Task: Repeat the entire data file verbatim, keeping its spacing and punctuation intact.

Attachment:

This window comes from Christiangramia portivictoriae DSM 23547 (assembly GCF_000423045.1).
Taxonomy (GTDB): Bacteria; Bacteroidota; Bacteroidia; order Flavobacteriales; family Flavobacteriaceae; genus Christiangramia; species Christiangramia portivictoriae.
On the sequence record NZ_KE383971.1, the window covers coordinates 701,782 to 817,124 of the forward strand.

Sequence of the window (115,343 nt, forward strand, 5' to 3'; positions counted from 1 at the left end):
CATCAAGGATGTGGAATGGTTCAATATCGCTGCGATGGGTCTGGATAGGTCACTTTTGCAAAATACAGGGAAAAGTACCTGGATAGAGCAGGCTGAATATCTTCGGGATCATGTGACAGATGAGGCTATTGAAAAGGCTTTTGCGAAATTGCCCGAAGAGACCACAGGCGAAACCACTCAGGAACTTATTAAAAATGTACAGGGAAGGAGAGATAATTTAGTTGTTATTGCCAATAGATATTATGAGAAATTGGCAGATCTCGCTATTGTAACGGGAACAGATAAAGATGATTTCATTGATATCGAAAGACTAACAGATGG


This window comes from Christiangramia portivictoriae DSM 23547 (assembly GCF_000423045.1).
Taxonomy (GTDB): Bacteria; Bacteroidota; Bacteroidia; order Flavobacteriales; family Flavobacteriaceae; genus Christiangramia; species Christiangramia portivictoriae.
On the sequence record NZ_KE383971.1, the window covers coordinates 701,782 to 817,124 of the forward strand.

Sequence of the window (115,343 nt, forward strand, 5' to 3'; positions counted from 1 at the left end):
CATCAAGGATGTGGAATGGTTCAATATCGCTGCGATGGGTCTGGATAGGTCACTTTTGCAAAATACAGGGAAAAGTACCTGGATAGAGCAGGCTGAATATCTTCGGGATCATGTGACAGATGAGGCTATTGAAAAGGCTTTTGCGAAATTGCCCGAAGAGACCACAGGCGAAACCACTCAGGAACTTATTAAAAATGTACAGGGAAGGAGAGATAATTTAGTTGTTATTGCCAATAGATATTATGAGAAATTGGCAGATCTCGCTATTGTAACGGGAACAGATAAAGATGATTTCATTGATATCGAAAGACTAACAGATGG